Weather The weather in Egypt is more on the warmer side, depending on the time of the year. The best time to visit pyramids, temples and any desert related activities would be around December (Winter). If you decide on visiting Egypt in the summer, be prepared for some serious sun and heat. Most places and cars are properly air conditioned, but the outdoors will be humid and hot. Rainfall is very little throughout the year. Most of the time the weather is sunny and breezy. The best times to visit would be during Spring, Winter, and Fall. Desert areas might get cold during Winter so take a warm jacket. In Upper Egypt, especially Aswan, the sun shines 365 days a year and it’s considered one of the driest places. Be aware and use sun cream with adequate SPF to avoid skin burn. It does happen often that tourists get sun burns. Last but not least, drink enough water to avoid dehydration.

Food This is everybody’s favorite part when visiting a new country. Egypt has a huge variety of local and international cuisines. You will always find something for everyone, even the pickiest eater. If you want to go down that route, most major fast food chains are available over the country. There are also a few pretty decent local fast food chains. However, we suggest you go for Egyptian street food. Egyptian shawerma, hawawshi, koshari, kebda eskandarani, ful and falafel are just a few of the delicious foods you should try. There are a few very good restaurants that serve authentic Egyptian dishes like molokheya, fattah, mahshi, mombar, grilled pigeons and kabab. Depends on the cleanliness of the place you decide on visiting, you shouldn’t have a problem with the food cleanliness, although expect some stomach drama as your digestive system adjusts to the cuisine.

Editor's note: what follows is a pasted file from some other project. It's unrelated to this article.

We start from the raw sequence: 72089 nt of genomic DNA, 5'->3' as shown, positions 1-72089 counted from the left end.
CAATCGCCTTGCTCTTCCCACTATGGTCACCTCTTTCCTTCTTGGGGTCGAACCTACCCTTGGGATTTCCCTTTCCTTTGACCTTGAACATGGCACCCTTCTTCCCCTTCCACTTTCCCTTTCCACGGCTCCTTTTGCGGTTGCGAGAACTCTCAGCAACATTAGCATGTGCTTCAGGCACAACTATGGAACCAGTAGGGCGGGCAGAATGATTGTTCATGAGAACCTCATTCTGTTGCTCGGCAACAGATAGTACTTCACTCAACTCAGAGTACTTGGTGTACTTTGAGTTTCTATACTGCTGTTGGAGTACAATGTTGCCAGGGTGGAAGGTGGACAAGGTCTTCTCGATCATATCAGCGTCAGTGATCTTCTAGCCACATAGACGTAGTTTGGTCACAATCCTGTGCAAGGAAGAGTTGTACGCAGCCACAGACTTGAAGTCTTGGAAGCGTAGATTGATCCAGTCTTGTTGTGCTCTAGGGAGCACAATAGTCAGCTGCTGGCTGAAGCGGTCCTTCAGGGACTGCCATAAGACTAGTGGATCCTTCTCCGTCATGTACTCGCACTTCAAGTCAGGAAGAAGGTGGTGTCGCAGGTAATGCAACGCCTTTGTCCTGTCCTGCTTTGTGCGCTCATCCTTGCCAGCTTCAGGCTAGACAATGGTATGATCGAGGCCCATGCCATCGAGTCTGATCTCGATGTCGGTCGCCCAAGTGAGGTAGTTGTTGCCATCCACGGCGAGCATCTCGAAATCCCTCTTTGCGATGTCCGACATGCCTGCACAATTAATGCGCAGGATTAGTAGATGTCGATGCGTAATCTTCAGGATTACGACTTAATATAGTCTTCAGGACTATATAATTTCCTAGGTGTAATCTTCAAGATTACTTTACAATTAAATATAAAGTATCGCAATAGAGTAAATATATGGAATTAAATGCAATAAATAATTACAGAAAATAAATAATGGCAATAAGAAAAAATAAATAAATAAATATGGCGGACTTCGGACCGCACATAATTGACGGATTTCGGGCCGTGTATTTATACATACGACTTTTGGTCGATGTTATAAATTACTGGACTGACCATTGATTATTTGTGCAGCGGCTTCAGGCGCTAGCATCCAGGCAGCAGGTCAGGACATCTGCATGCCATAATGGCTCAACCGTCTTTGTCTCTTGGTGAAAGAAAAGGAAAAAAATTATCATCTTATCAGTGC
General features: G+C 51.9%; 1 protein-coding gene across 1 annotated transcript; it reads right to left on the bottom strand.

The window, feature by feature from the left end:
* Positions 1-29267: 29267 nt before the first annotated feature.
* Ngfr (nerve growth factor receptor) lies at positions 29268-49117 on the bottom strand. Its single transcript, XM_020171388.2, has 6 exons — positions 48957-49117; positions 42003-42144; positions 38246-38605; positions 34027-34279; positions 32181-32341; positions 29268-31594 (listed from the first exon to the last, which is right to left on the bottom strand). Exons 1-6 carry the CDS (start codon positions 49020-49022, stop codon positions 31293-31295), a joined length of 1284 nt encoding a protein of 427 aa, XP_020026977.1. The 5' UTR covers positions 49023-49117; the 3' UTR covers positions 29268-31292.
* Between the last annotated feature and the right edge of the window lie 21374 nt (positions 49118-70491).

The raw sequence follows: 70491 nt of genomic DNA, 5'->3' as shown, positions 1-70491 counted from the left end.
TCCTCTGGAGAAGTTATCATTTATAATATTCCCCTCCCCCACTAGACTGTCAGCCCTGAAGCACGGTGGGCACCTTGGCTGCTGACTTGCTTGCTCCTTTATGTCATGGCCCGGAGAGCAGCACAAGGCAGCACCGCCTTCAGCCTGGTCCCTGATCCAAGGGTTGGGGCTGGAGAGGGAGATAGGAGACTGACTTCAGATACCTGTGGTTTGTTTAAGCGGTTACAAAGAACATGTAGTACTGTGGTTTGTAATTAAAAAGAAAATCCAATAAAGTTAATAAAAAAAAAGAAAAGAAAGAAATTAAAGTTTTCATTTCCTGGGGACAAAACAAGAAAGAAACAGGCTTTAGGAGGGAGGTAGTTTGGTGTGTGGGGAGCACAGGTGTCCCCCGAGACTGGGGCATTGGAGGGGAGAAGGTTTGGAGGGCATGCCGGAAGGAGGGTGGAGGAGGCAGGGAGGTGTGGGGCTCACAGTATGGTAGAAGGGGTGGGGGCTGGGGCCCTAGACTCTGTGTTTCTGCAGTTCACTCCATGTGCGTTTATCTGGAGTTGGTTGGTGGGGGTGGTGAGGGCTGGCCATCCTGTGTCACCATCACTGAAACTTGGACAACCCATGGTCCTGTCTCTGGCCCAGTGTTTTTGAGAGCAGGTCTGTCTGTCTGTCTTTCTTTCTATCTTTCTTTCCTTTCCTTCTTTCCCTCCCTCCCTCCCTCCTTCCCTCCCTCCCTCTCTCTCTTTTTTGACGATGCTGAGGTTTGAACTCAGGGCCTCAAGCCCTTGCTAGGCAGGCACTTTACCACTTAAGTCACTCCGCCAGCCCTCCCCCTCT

Egypt Desert

Drinking Water and Beverages You should avoid drinking tap water at all costs, stick to bottled water instead. Many fancy places serve a huge variety of alcoholic and non alcoholic beverages. Across the country you will find many local juice shops and stands that serve fresh juice, sliced fruits, and many other forms of fruity street desserts. A popular Egyptian dessert is Fakhfakhina, which is basically vanilla icecream, topped with all kinds of seasonal fruits, a fruit juice cocktail and nuts. The portions are relatively big so you might want to share one. While you are at the juice stand, you might also want to try Aseer Assab (Sugar cane juice), a silky, sweet drink that cools you down on hot days. Most Egyptians will gulp it down in one go, but you don’t need to do that obviously.

Ethical Conduct What is acceptable in your country might not be tolerable in other societies. Take into consideration that Egypt is an Islamic country and the society is conservative. Most Egyptian's don’t drink alcohol. Most Egyptian men don’t walk on the street wearing shorts. Most Egyptian Muslim women wear headscarves and keep their neck, ankles and wrists covered. Display of affection in public is intolerable. As a visitor, you should respect those differences and try to behave accordingly.

Swimming Is it safe to swim in the Nile? Generally speaking, the answer is No, especially in Cairo. The Nile is polluted by many sources mainly raw sewage from cruise ships and villages, all sorts of garbage, and dead animals. However some tourists do swim in Upper Egypt, especially Aswan where the Nile water is considered to be cleaner. If you decide to take a swim after all, then it would be at your own risk.